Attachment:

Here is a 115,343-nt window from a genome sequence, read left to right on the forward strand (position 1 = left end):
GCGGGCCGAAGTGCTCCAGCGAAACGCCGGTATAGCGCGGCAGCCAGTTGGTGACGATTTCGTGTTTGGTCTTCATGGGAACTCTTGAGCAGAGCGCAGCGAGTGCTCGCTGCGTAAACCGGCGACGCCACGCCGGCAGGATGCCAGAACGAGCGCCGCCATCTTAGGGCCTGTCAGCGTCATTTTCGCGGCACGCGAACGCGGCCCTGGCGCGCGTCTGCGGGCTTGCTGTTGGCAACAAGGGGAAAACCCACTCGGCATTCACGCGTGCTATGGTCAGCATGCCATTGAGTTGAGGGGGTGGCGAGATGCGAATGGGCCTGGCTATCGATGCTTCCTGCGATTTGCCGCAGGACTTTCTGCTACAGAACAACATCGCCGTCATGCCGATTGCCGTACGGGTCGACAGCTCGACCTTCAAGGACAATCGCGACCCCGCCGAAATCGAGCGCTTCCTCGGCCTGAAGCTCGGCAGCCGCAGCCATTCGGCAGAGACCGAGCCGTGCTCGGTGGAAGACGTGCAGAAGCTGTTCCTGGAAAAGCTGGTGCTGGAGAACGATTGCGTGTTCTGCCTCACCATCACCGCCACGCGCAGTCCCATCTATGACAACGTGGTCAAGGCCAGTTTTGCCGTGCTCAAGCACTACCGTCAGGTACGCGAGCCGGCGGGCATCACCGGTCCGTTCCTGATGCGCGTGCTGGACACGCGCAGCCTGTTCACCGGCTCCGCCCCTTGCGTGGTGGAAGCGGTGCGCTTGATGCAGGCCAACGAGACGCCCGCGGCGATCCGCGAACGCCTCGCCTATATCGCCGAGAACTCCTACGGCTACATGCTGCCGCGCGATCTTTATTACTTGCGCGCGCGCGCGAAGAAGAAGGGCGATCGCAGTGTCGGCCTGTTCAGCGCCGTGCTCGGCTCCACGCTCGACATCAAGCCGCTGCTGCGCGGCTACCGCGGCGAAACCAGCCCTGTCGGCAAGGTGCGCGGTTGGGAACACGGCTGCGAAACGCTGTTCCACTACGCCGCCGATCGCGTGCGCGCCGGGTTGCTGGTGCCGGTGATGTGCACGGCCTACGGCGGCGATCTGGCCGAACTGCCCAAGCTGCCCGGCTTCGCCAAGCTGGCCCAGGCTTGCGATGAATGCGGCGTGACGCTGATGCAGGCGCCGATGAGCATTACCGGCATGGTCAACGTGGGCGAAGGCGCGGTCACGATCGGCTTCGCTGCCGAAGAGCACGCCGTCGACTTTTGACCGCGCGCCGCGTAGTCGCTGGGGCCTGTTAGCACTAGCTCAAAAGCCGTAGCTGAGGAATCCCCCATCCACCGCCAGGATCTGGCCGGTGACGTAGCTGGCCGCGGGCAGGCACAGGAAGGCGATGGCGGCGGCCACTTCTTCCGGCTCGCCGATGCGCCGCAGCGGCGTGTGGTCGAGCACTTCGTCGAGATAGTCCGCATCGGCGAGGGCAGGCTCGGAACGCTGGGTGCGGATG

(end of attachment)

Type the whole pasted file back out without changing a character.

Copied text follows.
Here is a 115,343-nt window from a genome sequence, read left to right on the forward strand (position 1 = left end):
GCGGGCCGAAGTGCTCCAGCGAAACGCCGGTATAGCGCGGCAGCCAGTTGGTGACGATTTCGTGTTTGGTCTTCATGGGAACTCTTGAGCAGAGCGCAGCGAGTGCTCGCTGCGTAAACCGGCGACGCCACGCCGGCAGGATGCCAGAACGAGCGCCGCCATCTTAGGGCCTGTCAGCGTCATTTTCGCGGCACGCGAACGCGGCCCTGGCGCGCGTCTGCGGGCTTGCTGTTGGCAACAAGGGGAAAACCCACTCGGCATTCACGCGTGCTATGGTCAGCATGCCATTGAGTTGAGGGGGTGGCGAGATGCGAATGGGCCTGGCTATCGATGCTTCCTGCGATTTGCCGCAGGACTTTCTGCTACAGAACAACATCGCCGTCATGCCGATTGCCGTACGGGTCGACAGCTCGACCTTCAAGGACAATCGCGACCCCGCCGAAATCGAGCGCTTCCTCGGCCTGAAGCTCGGCAGCCGCAGCCATTCGGCAGAGACCGAGCCGTGCTCGGTGGAAGACGTGCAGAAGCTGTTCCTGGAAAAGCTGGTGCTGGAGAACGATTGCGTGTTCTGCCTCACCATCACCGCCACGCGCAGTCCCATCTATGACAACGTGGTCAAGGCCAGTTTTGCCGTGCTCAAGCACTACCGTCAGGTACGCGAGCCGGCGGGCATCACCGGTCCGTTCCTGATGCGCGTGCTGGACACGCGCAGCCTGTTCACCGGCTCCGCCCCTTGCGTGGTGGAAGCGGTGCGCTTGATGCAGGCCAACGAGACGCCCGCGGCGATCCGCGAACGCCTCGCCTATATCGCCGAGAACTCCTACGGCTACATGCTGCCGCGCGATCTTTATTACTTGCGCGCGCGCGCGAAGAAGAAGGGCGATCGCAGTGTCGGCCTGTTCAGCGCCGTGCTCGGCTCCACGCTCGACATCAAGCCGCTGCTGCGCGGCTACCGCGGCGAAACCAGCCCTGTCGGCAAGGTGCGCGGTTGGGAACACGGCTGCGAAACGCTGTTCCACTACGCCGCCGATCGCGTGCGCGCCGGGTTGCTGGTGCCGGTGATGTGCACGGCCTACGGCGGCGATCTGGCCGAACTGCCCAAGCTGCCCGGCTTCGCCAAGCTGGCCCAGGCTTGCGATGAATGCGGCGTGACGCTGATGCAGGCGCCGATGAGCATTACCGGCATGGTCAACGTGGGCGAAGGCGCGGTCACGATCGGCTTCGCTGCCGAAGAGCACGCCGTCGACTTTTGACCGCGCGCCGCGTAGTCGCTGGGGCCTGTTAGCACTAGCTCAAAAGCCGTAGCTGAGGAATCCCCCATCCACCGCCAGGATCTGGCCGGTGACGTAGCTGGCCGCGGGCAGGCACAGGAAGGCGATGGCGGCGGCCACTTCTTCCGGCTCGCCGATGCGCCGCAGCGGCGTGTGGTCGAGCACTTCGTCGAGATAGTCCGCATCGGCGAGGGCAGGCTCGGAACGCTGGGTGCGGATG